SMART goals imply defining the most significant events for a business during a certain period of time. The goal for a business, that is just entering the market, will be quite objective: to get 120 customers worth $ 3.6 each within the first 3 months. The goal is based on the number of customers you need to get a return on investment from the business within a given period, and the budget is based on available (estimated) funds for marketing.

We use SMART goals not only for startups but also for working with mature businesses.

  1. The Pareto principle: 20% of channels will bring you 80% of customers, but it is difficult to find such channels immediately

Surveys of small businesses and startups show that the largest number of companies attract customers primarily through social networks. Slightly fewer companies prefer e-mail, followed by media advertising, events, and influencer marketing. Although market trends are not always good for a startup (a new idea), whose audience may not always be just in crowded places. 

To illustrate this idea, let’s remember what happened to the startup Omnidesk when it entered the market. Those channels that predicted a lot of traffic turned out to be simply voracious in terms of budget consumption and completely useless in terms of increasing demand. The company was able to find the right channels only by testing and searching for their audience and the way it wants to receive information about the product.

  1. Each product must have a clearly defined target audience

Well, let’s discuss the audience. Previously, the market had the concept named “product for the audience”, whereas now it is “audience for the product“. To put it in other words, first startups are created and only then they look for ways to reach customers. The book called “The Four Steps to the Epiphany” by Steve Blank elaborates on this.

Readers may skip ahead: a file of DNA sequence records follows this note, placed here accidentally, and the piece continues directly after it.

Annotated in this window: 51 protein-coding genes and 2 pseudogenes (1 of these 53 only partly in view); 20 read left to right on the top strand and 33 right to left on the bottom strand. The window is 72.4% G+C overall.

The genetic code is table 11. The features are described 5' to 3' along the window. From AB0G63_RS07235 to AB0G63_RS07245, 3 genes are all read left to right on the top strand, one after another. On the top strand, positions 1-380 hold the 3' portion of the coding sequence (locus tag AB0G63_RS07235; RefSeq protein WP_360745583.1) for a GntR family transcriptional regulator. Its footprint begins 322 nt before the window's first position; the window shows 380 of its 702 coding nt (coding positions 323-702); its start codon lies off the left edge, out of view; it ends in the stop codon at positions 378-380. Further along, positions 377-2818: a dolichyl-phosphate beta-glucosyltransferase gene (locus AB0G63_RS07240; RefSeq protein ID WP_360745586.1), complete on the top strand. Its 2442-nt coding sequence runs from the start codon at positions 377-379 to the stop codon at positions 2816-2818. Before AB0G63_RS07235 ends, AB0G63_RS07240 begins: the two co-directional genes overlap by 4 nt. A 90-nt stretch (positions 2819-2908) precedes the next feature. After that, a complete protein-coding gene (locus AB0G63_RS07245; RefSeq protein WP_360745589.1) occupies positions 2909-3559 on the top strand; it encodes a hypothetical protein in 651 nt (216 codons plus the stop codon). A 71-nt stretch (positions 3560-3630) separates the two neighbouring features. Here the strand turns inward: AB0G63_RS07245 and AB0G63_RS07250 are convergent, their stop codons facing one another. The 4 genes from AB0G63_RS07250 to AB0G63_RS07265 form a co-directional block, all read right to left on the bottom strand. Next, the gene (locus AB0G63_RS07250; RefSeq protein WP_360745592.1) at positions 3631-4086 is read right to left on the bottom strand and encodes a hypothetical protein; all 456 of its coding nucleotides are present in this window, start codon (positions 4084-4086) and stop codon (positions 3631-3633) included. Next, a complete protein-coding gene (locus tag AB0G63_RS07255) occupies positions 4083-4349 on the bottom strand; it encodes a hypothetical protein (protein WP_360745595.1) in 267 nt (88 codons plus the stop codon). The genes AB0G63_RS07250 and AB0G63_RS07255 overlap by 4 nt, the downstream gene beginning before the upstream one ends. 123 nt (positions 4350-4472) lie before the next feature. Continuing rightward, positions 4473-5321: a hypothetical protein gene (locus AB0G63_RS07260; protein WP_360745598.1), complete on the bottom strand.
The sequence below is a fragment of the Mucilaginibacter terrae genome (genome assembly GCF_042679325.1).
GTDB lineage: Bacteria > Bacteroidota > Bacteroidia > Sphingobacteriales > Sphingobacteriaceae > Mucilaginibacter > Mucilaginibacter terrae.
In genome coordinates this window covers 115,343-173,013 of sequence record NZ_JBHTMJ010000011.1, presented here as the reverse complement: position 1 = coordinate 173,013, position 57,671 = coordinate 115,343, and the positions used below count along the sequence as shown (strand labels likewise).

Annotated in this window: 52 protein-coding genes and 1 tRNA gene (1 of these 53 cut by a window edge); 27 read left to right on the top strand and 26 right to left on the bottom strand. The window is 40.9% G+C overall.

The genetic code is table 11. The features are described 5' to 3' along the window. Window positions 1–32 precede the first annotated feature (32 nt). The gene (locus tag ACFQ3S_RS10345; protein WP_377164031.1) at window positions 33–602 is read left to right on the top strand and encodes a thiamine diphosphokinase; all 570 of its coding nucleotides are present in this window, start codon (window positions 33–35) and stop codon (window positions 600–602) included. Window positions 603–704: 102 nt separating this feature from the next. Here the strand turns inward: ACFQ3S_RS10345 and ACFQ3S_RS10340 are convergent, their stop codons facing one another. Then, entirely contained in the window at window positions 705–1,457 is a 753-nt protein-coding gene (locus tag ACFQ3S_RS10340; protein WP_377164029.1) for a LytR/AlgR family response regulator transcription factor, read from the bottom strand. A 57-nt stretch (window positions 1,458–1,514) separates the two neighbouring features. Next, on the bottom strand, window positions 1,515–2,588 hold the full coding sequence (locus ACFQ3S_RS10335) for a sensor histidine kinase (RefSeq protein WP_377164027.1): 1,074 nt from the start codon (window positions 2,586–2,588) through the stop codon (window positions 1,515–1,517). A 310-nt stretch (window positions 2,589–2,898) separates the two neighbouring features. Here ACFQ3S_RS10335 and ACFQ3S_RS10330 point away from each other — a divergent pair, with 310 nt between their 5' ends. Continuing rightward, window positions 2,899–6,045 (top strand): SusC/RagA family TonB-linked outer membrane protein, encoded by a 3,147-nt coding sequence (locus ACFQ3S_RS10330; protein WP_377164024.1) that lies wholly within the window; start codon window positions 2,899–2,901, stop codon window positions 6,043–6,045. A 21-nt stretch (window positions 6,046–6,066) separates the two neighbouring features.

If you chose the classic way, and a product was created to satisfy the requirements of the audience, it is cool, but now you need to find where this audience is and tell it about the product. If you have a product and you do not know the audience, do not invest in advertising, just use the funds to identify the audience. It will help you to understand where your audience is, which way it prefers to learn about new products in the market and decides to buy them).

  1. The product must be clear to the target audience. If it is not clear, first you must explain and then promote.

The statistics is disappointing: 90% of startups close down, and 10% of them close down in the first year. The key reason is a lack of understanding of the market demand, and, hence, of the target audience which leads to the closure of 42% of new companies.

If you are convinced of the success and usefulness of your idea, it does not mean that the audience will perceive it the same way. Thus, any marketing tool, at least in the first three months must be focused on the presentation of the values and benefits of the product, rather than selling “at a discount”.